FIGS. 6, 12, and 13 are meant only to be representative of the applicability of the present invention and are by no means complete with regard to the anchor type, the engagement geometry, or the number of suture passages through an anchor. For example, those of ordinary skill in the art will appreciate that the engagement geometry between distal shaft and drive head as shown in FIGS. 6, 11A, 11B, 12, and 13 may be adapted to be used with virtually any anchor type, including but not limited to those shown in: U.S. Pat. Nos. 4,537,185; 5,571,139; 6,511,499; 6,648,892; 7,163,540; 7,322,978; and WO 2008/054814, herein incorporated by reference in their entireties. Furthermore, engagement between a shaft and an anchor may be between an external cross-section (i.e., male) of the shaft and an internal cross-section (i.e., female) of a drive head of an anchor. Those of ordinary skill in the art will also recognize that the engagement geometry between posts (44) and notches (28) may be adapted to permit different configurations (e.g., a post with square cross-section, or modifying notch (28) to provide an “L” shape to further secure tap sleeve (20) to shaft (40)).
  • [0061]
    The shaft first end (40A) and the shaft second end (40B), as well as the suture anchor, suture, and needles, are all provided in a variety of sizes to accommodate the various sizes required for various surgical procedures. The at least one suture (50) can be made of materials including, but not limited to, polyethylene, ultra high molecular weight polyethylene (“UHMWPE,” also known as “high-modulus polyethylene,” “high performance polyethylene,” and “ultra high molecular weight polyethylene”) and woven UHMWPE.
  • [0062]
    A suture anchor can be conveniently installed into a bone and threaded with a suture or a section of tendon or other soft tissue after installation according to the following method. First, a suture anchor of the appropriate size is selected. A corresponding shaft bearing an appropriate shaft first end (40A) and an appropriate shaft second end (40B) are then selected. An anti-rotation sleeve element is disposed around the shaft and secured with a pin. A handle which is suitable for engaging the shaft first end (40A) and the shaft second end (40B) is then selected. The handle is assembled to the driver shaft by sliding the handle over the shaft and aligning the anti-rotation sleeve on the shaft with the corresponding opening in the handle, with the shaft first end (40A) of the shaft (40) exposed and the shaft second end (40B), with removal prongs (49B), if provided, disposed within the interior of the handle.
  • [0063]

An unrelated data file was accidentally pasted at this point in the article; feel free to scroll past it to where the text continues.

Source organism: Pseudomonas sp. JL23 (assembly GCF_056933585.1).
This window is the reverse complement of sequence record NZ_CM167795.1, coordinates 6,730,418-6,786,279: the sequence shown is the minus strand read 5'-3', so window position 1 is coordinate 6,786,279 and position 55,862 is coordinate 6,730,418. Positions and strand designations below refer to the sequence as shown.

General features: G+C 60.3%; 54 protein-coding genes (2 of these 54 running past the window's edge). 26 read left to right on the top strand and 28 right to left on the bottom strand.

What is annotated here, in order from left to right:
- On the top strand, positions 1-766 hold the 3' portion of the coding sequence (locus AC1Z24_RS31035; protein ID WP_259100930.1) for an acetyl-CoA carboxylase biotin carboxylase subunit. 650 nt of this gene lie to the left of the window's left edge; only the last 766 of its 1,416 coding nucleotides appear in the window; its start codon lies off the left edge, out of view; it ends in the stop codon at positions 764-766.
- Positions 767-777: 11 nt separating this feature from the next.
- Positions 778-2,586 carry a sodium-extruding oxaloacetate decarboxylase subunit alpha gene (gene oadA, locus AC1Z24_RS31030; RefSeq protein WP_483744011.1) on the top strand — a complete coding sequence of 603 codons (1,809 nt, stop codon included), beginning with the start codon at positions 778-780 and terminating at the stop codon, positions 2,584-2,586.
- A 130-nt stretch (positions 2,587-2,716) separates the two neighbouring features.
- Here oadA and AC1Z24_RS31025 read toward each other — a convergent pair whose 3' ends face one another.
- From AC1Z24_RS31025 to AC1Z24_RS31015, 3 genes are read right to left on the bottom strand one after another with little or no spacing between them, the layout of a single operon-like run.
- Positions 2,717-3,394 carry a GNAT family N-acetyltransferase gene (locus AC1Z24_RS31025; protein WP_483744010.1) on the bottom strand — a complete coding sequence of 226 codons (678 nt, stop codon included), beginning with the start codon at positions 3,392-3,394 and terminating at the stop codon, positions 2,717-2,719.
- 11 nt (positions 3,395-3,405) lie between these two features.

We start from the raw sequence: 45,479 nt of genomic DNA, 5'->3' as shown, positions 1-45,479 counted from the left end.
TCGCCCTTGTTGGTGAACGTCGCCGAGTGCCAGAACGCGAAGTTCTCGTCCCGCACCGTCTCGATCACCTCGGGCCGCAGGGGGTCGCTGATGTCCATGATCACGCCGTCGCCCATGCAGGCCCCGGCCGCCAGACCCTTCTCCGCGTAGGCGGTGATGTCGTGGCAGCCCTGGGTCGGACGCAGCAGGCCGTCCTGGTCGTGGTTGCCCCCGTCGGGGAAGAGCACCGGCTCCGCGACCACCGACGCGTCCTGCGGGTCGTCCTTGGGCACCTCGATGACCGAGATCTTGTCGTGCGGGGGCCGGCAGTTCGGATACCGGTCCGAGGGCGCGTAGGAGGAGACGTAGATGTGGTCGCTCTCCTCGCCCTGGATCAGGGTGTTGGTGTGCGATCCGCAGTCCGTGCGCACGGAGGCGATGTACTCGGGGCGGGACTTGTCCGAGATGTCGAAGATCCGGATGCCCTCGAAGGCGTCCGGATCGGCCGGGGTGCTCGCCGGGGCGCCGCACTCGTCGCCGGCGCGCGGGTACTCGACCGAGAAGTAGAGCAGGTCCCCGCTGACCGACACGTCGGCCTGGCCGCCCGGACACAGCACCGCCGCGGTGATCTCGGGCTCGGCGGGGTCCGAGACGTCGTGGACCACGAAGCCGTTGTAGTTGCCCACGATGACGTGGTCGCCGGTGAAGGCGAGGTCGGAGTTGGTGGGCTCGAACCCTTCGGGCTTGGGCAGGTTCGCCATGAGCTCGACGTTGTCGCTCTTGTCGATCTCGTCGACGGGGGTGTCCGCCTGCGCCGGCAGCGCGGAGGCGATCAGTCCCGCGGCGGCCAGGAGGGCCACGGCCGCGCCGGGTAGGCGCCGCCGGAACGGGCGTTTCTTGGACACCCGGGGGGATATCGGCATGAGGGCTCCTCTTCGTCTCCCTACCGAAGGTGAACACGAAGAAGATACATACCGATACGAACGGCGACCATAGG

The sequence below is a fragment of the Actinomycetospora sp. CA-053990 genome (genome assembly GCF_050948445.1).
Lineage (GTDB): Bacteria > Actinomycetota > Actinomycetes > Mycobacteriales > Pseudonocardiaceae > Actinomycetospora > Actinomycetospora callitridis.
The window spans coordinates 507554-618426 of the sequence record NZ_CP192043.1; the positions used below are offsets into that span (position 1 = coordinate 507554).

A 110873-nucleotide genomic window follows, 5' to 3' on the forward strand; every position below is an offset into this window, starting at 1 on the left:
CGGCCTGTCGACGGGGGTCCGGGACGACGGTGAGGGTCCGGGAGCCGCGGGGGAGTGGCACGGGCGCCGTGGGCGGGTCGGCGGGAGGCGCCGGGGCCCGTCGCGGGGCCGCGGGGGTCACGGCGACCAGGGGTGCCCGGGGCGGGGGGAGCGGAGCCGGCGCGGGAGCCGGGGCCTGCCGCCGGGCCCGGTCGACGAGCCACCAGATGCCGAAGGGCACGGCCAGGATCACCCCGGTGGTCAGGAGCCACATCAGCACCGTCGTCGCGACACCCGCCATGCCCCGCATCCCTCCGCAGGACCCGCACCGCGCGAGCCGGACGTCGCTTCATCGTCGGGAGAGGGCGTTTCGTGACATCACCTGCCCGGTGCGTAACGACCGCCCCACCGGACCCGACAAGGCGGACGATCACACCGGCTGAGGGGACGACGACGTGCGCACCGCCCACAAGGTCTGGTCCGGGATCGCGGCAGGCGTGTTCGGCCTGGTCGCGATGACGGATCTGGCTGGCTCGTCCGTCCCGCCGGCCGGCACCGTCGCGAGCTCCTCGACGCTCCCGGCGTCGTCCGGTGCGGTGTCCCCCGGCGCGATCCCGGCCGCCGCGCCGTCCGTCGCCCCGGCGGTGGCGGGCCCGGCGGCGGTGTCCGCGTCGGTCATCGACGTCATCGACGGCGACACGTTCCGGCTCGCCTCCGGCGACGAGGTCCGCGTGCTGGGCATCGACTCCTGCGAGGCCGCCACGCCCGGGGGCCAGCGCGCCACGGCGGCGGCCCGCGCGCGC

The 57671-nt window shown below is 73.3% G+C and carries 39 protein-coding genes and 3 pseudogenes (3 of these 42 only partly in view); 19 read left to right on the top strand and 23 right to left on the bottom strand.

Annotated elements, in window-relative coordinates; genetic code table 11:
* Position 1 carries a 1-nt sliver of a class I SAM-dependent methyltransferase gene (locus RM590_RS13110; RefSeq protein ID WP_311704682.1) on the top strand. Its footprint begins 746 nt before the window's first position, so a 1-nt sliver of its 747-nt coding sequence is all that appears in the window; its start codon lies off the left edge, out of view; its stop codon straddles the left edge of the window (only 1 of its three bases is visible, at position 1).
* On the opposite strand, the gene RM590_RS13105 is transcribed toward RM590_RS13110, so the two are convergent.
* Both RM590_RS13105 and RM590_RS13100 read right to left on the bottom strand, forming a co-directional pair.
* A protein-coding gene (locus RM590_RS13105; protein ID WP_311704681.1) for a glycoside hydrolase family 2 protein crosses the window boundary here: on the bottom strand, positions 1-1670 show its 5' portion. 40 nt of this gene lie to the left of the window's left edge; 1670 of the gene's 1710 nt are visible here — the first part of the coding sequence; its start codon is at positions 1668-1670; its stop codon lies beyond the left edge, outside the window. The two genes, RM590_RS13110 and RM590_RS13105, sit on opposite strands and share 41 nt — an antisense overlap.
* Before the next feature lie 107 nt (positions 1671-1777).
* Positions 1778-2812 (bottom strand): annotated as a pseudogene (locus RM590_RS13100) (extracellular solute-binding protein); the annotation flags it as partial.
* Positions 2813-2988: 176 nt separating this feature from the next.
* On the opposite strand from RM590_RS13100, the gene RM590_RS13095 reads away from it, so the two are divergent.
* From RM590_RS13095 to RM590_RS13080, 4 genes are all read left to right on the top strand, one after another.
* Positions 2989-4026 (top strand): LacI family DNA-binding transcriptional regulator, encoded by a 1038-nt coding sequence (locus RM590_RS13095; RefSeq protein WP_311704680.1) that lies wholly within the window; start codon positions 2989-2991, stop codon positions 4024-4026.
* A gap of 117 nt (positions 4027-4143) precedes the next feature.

The suture anchor (30) may then be loaded onto the shaft (40) of the instrument (10) as follows. The free ends of at least one working or repair suture (50A) is threaded through the eyelet (34) disposed at the drive head (37) of suture anchor proximal end (31). Preferably, the free ends of two separate working or repair sutures (50A, 50B) are threaded through the eyelet (34), and the remainder of this description will describe the use of two sutures. The channels (35) of the anchor (30) are then aligned with the installation prongs (41B) and the recesses (38) are aligned with the shaft furrows (45). The first free suture ends are then guided along a shaft furrow (45) and through a suture slot (79) of sleeve element (77), toward a cavity (81) of the handle (70). The second free suture ends are guided along the opposite shaft furrow (45) and through the opposite suture slot (79) of sleeve element (77), toward the opposite cavity (81) of the handle (70). The first free suture end of a first suture (50A) is threaded about all cleats (68) in a “figure eight” pattern, on one side of the rib (67) of one door (60), and the first free suture end of the second suture (50B) is threaded about all cleats (68) in a “figure eight” pattern, on the opposite side of the rib (67) of the same door (60) used for the first free end of the first suture (50A). Similarly, the second free suture end of the first suture (50A) is threaded about all cleats (68) in a “figure eight” pattern, on one side of the rib (67) of the opposite door (60), and the second free suture end of the second suture (50B) is threaded about all cleats (68) in a “figure eight” pattern, on the opposite side of the same rib (67), of the same door (60) used for the second free suture end of the first suture (50A). If the sutures (50A, 50B) comprise needles (53), they may be mounted within the appropriate niches (69). Then, upon inserting the tongue (64) of a door (60) into an appropriate groove (83) of a handle cavity (81), each door may be pivoted about its tongue (64) to bring the corresponding latch (66) against the corresponding strike (84) and thereby fasten each door closed so that it is substantially flush with the handle (70). Tension on the sutures (50A, 50B) is maintained via a silicone sleeve (not shown) positioned inside of the handle (70), behind the sleeve element (77), and is concentric about and attached to the shaft (40). The sutures (50A, 50B) proceed from the anchor (30), up the furrows (45) in the shaft (40), through the suture slots (79) of the sleeve element (77), and under the silicone sleeve (not shown). Sutures passed between the shaft (40) and the concentric silicone sleeve (not shown) then enter the handle cavity (81) and are attached to the doors (60) via cleats (68). Finally, the shaft (40) bearing anchor (30) secured to it via suture (50A, 50B) is removably inserted into the blind bore (23) of tap sleeve (20) so that the shaft posts (40) interlock with the tap sleeve notches (28).